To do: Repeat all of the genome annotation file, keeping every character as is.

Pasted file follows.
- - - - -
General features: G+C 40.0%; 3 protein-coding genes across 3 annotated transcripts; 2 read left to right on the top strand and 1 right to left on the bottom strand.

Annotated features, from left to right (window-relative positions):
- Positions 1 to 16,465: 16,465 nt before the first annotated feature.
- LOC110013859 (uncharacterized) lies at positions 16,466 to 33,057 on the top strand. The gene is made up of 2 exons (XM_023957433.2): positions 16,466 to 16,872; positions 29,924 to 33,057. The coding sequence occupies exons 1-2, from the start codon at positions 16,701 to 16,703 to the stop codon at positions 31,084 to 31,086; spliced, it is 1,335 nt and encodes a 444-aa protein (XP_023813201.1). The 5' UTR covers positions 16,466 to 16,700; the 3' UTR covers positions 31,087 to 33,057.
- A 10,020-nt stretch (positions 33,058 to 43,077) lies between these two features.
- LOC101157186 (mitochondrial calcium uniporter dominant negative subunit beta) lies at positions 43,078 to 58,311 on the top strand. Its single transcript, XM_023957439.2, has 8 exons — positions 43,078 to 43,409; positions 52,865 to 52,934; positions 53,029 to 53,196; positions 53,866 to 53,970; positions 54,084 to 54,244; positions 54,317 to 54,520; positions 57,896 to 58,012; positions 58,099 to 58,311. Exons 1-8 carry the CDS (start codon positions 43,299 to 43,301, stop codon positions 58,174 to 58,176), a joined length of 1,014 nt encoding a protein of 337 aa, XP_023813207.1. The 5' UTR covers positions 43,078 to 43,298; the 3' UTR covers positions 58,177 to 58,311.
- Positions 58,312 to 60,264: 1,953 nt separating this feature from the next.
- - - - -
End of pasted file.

General features: G+C 40.0%; 3 protein-coding genes across 3 annotated transcripts; 2 read left to right on the top strand and 1 right to left on the bottom strand.

Annotated features, from left to right (window-relative positions):
- Positions 1 to 16,465: 16,465 nt before the first annotated feature.
- LOC110013859 (uncharacterized) lies at positions 16,466 to 33,057 on the top strand. The gene is made up of 2 exons (XM_023957433.2): positions 16,466 to 16,872; positions 29,924 to 33,057. The coding sequence occupies exons 1-2, from the start codon at positions 16,701 to 16,703 to the stop codon at positions 31,084 to 31,086; spliced, it is 1,335 nt and encodes a 444-aa protein (XP_023813201.1). The 5' UTR covers positions 16,466 to 16,700; the 3' UTR covers positions 31,087 to 33,057.
- A 10,020-nt stretch (positions 33,058 to 43,077) lies between these two features.
- LOC101157186 (mitochondrial calcium uniporter dominant negative subunit beta) lies at positions 43,078 to 58,311 on the top strand. Its single transcript, XM_023957439.2, has 8 exons — positions 43,078 to 43,409; positions 52,865 to 52,934; positions 53,029 to 53,196; positions 53,866 to 53,970; positions 54,084 to 54,244; positions 54,317 to 54,520; positions 57,896 to 58,012; positions 58,099 to 58,311. Exons 1-8 carry the CDS (start codon positions 43,299 to 43,301, stop codon positions 58,174 to 58,176), a joined length of 1,014 nt encoding a protein of 337 aa, XP_023813207.1. The 5' UTR covers positions 43,078 to 43,298; the 3' UTR covers positions 58,177 to 58,311.
- Positions 58,312 to 60,264: 1,953 nt separating this feature from the next.